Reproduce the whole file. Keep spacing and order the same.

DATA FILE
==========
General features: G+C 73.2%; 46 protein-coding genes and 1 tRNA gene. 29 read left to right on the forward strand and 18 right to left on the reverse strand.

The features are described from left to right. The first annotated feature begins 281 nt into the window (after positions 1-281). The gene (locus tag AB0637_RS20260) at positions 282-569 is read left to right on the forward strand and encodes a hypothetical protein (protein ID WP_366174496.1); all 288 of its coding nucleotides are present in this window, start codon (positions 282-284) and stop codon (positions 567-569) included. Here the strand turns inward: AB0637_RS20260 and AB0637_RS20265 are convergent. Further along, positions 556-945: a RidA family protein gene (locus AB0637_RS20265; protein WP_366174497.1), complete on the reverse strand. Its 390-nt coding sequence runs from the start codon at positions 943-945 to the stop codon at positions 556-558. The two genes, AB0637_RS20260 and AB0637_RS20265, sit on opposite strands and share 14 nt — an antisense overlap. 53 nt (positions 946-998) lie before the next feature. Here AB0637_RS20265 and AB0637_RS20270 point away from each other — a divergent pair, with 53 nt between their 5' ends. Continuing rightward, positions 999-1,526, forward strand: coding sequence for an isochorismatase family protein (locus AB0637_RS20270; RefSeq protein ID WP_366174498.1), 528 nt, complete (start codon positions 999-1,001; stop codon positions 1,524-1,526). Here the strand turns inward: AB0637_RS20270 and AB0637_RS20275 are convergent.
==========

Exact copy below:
General features: G+C 73.2%; 46 protein-coding genes and 1 tRNA gene. 29 read left to right on the forward strand and 18 right to left on the reverse strand.

The features are described from left to right. The first annotated feature begins 281 nt into the window (after positions 1-281). The gene (locus tag AB0637_RS20260) at positions 282-569 is read left to right on the forward strand and encodes a hypothetical protein (protein ID WP_366174496.1); all 288 of its coding nucleotides are present in this window, start codon (positions 282-284) and stop codon (positions 567-569) included. Here the strand turns inward: AB0637_RS20260 and AB0637_RS20265 are convergent. Further along, positions 556-945: a RidA family protein gene (locus AB0637_RS20265; protein WP_366174497.1), complete on the reverse strand. Its 390-nt coding sequence runs from the start codon at positions 943-945 to the stop codon at positions 556-558. The two genes, AB0637_RS20260 and AB0637_RS20265, sit on opposite strands and share 14 nt — an antisense overlap. 53 nt (positions 946-998) lie before the next feature. Here AB0637_RS20265 and AB0637_RS20270 point away from each other — a divergent pair, with 53 nt between their 5' ends. Continuing rightward, positions 999-1,526, forward strand: coding sequence for an isochorismatase family protein (locus AB0637_RS20270; RefSeq protein ID WP_366174498.1), 528 nt, complete (start codon positions 999-1,001; stop codon positions 1,524-1,526). Here the strand turns inward: AB0637_RS20270 and AB0637_RS20275 are convergent.